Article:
What happens, then, when ads appear that not only feature a celebrity reading lines, but in cases when we know that said performer never actually said those lines, but rather had their voice programmatically utilized to bring us a targeted ad? Steelberg said that it is little different to a celebrity handing over control of their social media to a third party account manager. If we see Taylor Swift tweet, we know that it’s quite possibly not Taylor herself tapping out the message, especially if it’s an endorsement or piece of promotional content.
But voice is, in a very real way, different, precisely because it’s more personal. Especially if it’s accompanied by a degree of personalization, which is one of the use-cases that makes the most sense. The truth is that, to quote the screenwriter William Goldman, nobody knows what the public response will be — precisely because nobody has done exactly this before.
“It’s going to run the spectrum, right?” Steelberg said. “[Some] people are going to say, ‘I’m going to use this tool a little bit to augment my day to help me save time.’ Others are going to say, full-blown, ‘I want my voice everywhere to extend my brand, and I’m going to license it out.’”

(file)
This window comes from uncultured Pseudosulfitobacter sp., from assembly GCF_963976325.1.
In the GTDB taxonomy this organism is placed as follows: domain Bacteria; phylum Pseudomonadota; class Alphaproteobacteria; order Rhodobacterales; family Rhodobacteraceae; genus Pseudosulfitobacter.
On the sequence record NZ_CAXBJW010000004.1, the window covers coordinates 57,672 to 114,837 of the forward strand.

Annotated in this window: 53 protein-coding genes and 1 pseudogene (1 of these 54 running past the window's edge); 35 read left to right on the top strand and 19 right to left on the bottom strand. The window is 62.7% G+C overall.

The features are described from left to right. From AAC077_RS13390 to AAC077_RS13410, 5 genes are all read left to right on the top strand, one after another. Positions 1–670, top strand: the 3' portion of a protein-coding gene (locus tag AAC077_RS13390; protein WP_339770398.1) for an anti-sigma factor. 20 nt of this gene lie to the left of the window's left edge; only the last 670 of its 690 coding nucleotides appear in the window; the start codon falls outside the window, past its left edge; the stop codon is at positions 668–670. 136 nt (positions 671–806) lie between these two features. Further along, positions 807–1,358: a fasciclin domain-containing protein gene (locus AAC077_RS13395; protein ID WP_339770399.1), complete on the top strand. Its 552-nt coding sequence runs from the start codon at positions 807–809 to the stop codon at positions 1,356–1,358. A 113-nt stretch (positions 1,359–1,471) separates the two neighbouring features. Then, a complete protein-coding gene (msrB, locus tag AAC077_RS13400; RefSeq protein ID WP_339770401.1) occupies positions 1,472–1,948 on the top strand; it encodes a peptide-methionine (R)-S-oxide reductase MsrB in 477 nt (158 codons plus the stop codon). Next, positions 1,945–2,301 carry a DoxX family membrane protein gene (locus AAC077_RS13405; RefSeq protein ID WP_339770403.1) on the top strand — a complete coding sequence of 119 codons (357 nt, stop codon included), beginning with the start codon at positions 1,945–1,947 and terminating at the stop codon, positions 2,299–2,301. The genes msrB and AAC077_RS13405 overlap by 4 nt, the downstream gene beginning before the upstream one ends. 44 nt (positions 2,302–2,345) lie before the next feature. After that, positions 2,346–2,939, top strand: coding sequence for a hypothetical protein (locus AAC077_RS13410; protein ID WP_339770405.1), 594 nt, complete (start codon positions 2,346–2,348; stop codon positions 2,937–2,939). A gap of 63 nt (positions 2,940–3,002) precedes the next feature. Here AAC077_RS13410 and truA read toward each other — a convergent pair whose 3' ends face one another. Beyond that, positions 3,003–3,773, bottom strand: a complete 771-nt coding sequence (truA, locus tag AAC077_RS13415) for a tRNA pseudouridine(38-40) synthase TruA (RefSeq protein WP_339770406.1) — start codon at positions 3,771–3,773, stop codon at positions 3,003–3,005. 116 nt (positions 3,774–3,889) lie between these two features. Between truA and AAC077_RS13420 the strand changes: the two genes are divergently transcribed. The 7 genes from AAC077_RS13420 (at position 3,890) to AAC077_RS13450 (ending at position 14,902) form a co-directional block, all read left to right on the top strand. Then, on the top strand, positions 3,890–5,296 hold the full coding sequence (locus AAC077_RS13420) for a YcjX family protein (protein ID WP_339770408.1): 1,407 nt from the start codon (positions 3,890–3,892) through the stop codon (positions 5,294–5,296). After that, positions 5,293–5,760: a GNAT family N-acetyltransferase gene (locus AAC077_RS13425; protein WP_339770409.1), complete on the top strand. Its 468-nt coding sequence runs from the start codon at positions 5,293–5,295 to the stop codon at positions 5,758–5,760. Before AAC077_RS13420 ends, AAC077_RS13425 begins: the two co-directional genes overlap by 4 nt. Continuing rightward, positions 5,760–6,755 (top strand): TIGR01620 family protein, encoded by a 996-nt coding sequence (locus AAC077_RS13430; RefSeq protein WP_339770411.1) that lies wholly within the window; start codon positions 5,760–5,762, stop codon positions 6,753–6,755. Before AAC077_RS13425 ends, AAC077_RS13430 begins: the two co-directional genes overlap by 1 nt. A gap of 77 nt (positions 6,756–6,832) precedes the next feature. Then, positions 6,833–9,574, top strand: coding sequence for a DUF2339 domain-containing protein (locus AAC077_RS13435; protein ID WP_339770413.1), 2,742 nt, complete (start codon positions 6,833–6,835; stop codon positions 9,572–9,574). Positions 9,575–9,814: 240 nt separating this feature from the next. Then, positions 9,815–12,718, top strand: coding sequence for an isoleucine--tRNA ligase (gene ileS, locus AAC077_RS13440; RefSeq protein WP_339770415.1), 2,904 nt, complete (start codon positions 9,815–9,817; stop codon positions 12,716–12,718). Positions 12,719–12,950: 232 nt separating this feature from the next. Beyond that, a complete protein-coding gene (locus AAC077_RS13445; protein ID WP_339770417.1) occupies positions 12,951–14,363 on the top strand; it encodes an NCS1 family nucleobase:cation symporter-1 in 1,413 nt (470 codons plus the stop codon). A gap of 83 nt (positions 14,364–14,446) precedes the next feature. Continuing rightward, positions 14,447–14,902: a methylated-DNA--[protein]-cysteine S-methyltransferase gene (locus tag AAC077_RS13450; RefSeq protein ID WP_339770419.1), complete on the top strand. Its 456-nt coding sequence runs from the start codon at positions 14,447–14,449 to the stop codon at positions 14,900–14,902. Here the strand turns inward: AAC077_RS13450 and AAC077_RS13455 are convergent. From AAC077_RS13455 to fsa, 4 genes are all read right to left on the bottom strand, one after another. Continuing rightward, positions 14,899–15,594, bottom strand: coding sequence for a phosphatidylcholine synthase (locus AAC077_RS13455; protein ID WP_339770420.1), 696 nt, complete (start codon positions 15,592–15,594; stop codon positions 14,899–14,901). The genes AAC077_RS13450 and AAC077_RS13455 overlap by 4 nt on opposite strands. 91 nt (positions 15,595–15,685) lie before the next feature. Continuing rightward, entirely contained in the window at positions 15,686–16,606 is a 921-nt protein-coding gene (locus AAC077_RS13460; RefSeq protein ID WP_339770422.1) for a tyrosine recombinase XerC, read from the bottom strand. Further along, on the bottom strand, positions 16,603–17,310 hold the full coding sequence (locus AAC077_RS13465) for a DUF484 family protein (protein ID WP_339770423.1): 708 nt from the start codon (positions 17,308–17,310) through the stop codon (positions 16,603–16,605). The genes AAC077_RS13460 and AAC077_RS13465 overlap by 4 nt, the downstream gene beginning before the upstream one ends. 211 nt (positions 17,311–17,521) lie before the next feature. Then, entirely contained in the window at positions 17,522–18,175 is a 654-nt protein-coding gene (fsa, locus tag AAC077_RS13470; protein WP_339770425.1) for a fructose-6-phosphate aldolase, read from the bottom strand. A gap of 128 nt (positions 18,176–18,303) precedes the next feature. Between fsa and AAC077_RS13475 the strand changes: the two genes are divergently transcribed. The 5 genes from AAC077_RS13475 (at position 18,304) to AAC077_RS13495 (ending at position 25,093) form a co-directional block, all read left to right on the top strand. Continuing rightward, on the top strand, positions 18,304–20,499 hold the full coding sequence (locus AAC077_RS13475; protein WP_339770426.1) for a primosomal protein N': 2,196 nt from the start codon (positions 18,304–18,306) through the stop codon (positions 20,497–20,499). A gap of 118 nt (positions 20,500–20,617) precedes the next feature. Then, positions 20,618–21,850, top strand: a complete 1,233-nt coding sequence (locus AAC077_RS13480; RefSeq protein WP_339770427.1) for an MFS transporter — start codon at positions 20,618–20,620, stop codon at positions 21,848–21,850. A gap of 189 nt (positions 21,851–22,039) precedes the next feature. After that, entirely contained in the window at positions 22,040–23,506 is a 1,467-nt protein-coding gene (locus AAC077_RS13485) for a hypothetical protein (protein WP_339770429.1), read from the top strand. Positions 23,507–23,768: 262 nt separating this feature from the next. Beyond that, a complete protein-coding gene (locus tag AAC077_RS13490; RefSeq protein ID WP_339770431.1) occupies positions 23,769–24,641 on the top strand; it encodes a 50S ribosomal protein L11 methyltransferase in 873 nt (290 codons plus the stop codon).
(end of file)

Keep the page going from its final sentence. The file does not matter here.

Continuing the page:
His best guess is that acceptance will be on a case-by-case basis. “You need to be in tune with the reaction of your audience, and if you see things are working or not working,” he said. “They may love it. They may say, ‘You know what? I love the fact that you’re putting out 10 times more content or more personal content to me, even though I know you used synthetic content to augment it. Thank you. Thank you.’”
Think about the future
As for the future? Steelberg said that “We want to work with all the major talent agencies. We think anybody who is in the business of making money around a scarce brand should be thinking about their voice strategy.”
And don’t expect it to remain purely about audio, either. “We’ve always been fascinated by the potential of using synthetic content to either extend, augment, or potentially completely replace some of the legacy forms of content production,” he continued. “Be that in an audio sense or, ultimately in the future, a video sense.”
That’s right: Once it has cornered the market in the world of audio deepfakes, Veritone plans to go one step further and enter the world of fully realized virtual avatars that both sound and look indistinguishable from their source.
Suddenly those personalized ads from Minority Report sound a whole lot less like science fiction.
- Digital Trends’ Tech For Change CES 2023 Awards
- Inside the rapidly escalating war between deepfakes and deepfake detectors
- Alexa and Siri can’t understand the tone of your voice, but Oto can
- California is cracking down on deepfakes for politics and porn
- Keep anonymous online with deepfake tech that generates a whole new face for you